Russia had to bear the fury of celestial impact again on 15th February 2013. A smaller asteroid exploded in the atmosphere over the town of Chelyabinsk. The window panes in the buildings shook during the explosion resulting in breakage of glass. More than a thousand people were injured when the window glasses shattered following the explosion. For a brief while, the meteor shone brighter than the Sun before vanishing in the atmosphere.
We need to prepare ourselves for any future asteroid impact. Most space research organizations focus their effort on mapping the sky to look for any celestial body that could have a probability of impacting Earth in the foreseeable future.
Most small meteorites impacting the Earth do not hit the ground because the atmosphere acts as a protective layer shielding the planet from celestial threats. If the object is larger than few meters, part of it could survive and hit the Earth. An object larger than 150 meters in diameter can cause severe damage at a local level. If the object is larger than 6 miles in diameter, then the damage would be very severe at the global level.
Torino scale is used by the scientific community to show the level of threat from celestial impact events. Torino scale takes into account the probability of impact and the size of the object.
The Torino scale runs from 0 to 10. An asteroid or a comet is given 0 on Torino scale if it has no chance of an impact in the foreseeable future. An object is given a score of 10 if the object is sure enough to hit Earth and can cause widespread devastation.
Asteroid Impact Avoidance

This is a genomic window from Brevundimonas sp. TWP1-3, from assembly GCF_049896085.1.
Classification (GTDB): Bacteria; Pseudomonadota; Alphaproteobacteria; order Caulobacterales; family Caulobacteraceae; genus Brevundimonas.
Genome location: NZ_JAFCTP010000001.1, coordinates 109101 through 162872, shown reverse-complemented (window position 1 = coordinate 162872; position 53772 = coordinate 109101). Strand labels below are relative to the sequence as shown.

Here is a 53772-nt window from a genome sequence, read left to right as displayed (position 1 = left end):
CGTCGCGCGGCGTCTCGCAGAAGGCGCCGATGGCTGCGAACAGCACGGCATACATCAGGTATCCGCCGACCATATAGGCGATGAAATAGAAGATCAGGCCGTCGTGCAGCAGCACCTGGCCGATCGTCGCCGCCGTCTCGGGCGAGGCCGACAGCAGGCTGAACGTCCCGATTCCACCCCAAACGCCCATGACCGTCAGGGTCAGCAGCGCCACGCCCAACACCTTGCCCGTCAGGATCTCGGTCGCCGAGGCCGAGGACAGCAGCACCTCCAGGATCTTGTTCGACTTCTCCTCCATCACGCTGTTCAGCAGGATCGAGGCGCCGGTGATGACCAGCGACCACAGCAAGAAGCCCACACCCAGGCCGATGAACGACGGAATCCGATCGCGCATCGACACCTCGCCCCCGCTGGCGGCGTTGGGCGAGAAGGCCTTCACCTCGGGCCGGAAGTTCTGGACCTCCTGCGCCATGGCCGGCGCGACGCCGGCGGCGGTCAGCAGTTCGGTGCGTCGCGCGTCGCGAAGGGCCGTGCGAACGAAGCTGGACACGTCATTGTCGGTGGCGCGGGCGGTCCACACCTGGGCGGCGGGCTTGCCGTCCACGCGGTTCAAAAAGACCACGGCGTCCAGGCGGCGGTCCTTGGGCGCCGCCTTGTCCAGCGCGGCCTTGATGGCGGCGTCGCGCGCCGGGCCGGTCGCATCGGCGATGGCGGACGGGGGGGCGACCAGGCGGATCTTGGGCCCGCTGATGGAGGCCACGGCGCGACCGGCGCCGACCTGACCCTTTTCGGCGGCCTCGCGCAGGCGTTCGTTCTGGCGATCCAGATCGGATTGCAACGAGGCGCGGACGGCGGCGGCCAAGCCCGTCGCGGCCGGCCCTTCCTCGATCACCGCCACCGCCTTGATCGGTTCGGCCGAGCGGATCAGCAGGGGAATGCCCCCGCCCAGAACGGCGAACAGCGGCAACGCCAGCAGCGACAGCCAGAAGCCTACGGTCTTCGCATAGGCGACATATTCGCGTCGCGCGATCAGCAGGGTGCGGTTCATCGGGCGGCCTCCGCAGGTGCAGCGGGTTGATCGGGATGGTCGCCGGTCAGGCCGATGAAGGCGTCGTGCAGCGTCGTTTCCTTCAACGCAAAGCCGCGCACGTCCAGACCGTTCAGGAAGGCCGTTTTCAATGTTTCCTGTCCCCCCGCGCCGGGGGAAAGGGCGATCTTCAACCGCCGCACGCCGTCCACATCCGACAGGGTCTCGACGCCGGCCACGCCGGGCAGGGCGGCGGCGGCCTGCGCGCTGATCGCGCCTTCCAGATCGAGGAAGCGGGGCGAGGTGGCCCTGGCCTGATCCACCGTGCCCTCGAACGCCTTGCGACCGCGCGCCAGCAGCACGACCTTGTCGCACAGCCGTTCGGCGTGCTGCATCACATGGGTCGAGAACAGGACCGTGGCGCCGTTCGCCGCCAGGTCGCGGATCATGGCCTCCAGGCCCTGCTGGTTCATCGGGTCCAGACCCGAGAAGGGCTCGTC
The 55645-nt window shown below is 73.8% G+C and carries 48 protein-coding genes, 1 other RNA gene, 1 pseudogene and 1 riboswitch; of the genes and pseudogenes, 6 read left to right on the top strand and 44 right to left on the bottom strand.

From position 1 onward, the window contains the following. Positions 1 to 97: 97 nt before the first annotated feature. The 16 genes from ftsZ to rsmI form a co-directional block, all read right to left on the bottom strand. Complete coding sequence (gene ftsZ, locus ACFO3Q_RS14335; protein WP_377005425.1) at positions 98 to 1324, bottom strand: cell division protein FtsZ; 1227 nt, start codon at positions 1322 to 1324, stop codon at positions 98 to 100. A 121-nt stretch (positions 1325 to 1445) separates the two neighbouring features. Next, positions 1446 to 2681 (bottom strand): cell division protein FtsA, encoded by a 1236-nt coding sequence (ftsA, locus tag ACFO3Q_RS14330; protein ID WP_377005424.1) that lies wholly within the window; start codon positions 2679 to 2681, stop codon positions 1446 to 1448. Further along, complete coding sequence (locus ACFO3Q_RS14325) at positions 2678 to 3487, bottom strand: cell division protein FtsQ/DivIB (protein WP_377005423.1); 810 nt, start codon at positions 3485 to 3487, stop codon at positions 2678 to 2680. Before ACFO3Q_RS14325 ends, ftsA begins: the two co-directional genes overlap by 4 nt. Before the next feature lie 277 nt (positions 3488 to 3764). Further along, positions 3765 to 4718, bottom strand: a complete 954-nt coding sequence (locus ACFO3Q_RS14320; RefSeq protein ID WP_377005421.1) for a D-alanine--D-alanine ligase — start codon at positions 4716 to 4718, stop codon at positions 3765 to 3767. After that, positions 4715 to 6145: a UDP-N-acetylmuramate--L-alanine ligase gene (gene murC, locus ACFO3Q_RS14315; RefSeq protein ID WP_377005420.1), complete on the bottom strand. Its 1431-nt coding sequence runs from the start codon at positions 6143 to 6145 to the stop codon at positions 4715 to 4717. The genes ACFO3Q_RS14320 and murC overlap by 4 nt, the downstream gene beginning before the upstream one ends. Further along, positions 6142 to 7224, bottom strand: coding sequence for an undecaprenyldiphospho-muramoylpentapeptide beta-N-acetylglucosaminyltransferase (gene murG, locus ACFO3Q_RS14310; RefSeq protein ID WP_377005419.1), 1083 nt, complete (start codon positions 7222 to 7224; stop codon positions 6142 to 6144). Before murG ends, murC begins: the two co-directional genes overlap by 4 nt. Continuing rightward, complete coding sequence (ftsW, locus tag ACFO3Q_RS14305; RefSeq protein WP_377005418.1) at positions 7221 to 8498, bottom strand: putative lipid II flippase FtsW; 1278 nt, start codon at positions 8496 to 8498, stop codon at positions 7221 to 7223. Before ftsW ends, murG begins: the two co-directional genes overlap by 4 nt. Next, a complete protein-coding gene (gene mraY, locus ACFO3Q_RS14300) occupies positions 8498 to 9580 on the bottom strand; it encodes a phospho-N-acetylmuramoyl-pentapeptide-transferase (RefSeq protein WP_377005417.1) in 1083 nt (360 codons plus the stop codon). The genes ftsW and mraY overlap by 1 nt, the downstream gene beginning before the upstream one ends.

The threat from an asteroid impact can be handled either through deflection or destruction. Deflection refers to causing minor shifts in orbits or velocity that would cause the asteroid not to cross the path with Earth. Deflection is an option when we have sufficient time in our hands, say a few years.
When an asteroid threatens to strike us with just a few months of warning, then deflection may be less effective as an option. We have to destroy the asteroid before it hits us with a nuclear weapon. We may not be yet ready for this option.
A comet is also a potential candidate to strike our planet with less notice. Comets possess an additional challenge because they travel many times faster than asteroids and their impact could be far more devastating. Destruction could be the only option against a threatening comet too.
Kinetic impact technique works on deflecting the asteroid by changing the speed of a threatening asteroid by a small fraction. We need to slam the asteroid with an object traveling at a huge speed. A small nudge would be sufficient to enough to alter its course. So we need sufficient preparation time for this technique to work well.
Spaceguard refers to the collective efforts of various space agencies to protect our planet from such impact events. So we can have a peaceful sleep in the confidence that there are many good souls working hard to protect us from threats we may not even think of.
- Mike Wall. (2014, June 18). Earth Impact: Are Comets a Bigger Danger Than Asteroids? [Blog post]. Retrieved from https://www.space.com/26264-asteroids-comets-earth-impact-risks.html
- Bruce Betts (2015, June 30). Five steps to prevent asteroid impacts [Blog post]. Retrieved from http://www.planetary.org/blogs/bruce-betts/2015/0630-5-steps-to-preventing-asteroid-impact.html
- Richard P Binzel. (2000, April 1). The Torino Impact Hazard Scale [Blog post). Retrieved from https://www.sciencedirect.com/science/article/pii/S003206330000006